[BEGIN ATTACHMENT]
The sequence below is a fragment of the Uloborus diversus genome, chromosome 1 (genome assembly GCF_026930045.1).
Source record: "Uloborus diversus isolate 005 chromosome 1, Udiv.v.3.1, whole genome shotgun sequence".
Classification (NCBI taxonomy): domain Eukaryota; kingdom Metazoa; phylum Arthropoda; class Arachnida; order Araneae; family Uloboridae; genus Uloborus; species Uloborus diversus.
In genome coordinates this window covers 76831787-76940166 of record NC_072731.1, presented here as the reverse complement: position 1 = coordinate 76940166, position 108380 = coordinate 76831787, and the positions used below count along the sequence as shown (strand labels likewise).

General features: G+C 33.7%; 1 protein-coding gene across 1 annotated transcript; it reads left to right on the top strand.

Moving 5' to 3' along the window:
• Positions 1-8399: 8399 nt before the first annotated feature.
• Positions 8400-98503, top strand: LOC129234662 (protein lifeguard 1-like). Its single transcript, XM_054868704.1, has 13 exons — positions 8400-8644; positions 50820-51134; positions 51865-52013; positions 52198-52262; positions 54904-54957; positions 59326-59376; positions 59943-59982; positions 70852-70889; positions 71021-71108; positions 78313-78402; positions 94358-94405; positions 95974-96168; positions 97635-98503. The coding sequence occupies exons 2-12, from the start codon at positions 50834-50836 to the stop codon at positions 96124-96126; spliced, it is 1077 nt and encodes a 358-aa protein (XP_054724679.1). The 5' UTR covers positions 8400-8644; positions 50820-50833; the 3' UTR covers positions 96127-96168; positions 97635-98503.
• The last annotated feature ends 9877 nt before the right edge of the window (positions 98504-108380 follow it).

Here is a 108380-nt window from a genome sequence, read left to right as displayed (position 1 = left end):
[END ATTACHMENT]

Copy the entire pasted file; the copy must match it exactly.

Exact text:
The sequence below is a fragment of the Uloborus diversus genome, chromosome 1 (genome assembly GCF_026930045.1).
Source record: "Uloborus diversus isolate 005 chromosome 1, Udiv.v.3.1, whole genome shotgun sequence".
Classification (NCBI taxonomy): domain Eukaryota; kingdom Metazoa; phylum Arthropoda; class Arachnida; order Araneae; family Uloboridae; genus Uloborus; species Uloborus diversus.
In genome coordinates this window covers 76831787-76940166 of record NC_072731.1, presented here as the reverse complement: position 1 = coordinate 76940166, position 108380 = coordinate 76831787, and the positions used below count along the sequence as shown (strand labels likewise).

General features: G+C 33.7%; 1 protein-coding gene across 1 annotated transcript; it reads left to right on the top strand.

Moving 5' to 3' along the window:
• Positions 1-8399: 8399 nt before the first annotated feature.
• Positions 8400-98503, top strand: LOC129234662 (protein lifeguard 1-like). Its single transcript, XM_054868704.1, has 13 exons — positions 8400-8644; positions 50820-51134; positions 51865-52013; positions 52198-52262; positions 54904-54957; positions 59326-59376; positions 59943-59982; positions 70852-70889; positions 71021-71108; positions 78313-78402; positions 94358-94405; positions 95974-96168; positions 97635-98503. The coding sequence occupies exons 2-12, from the start codon at positions 50834-50836 to the stop codon at positions 96124-96126; spliced, it is 1077 nt and encodes a 358-aa protein (XP_054724679.1). The 5' UTR covers positions 8400-8644; positions 50820-50833; the 3' UTR covers positions 96127-96168; positions 97635-98503.
• The last annotated feature ends 9877 nt before the right edge of the window (positions 98504-108380 follow it).

Here is a 108380-nt window from a genome sequence, read left to right as displayed (position 1 = left end):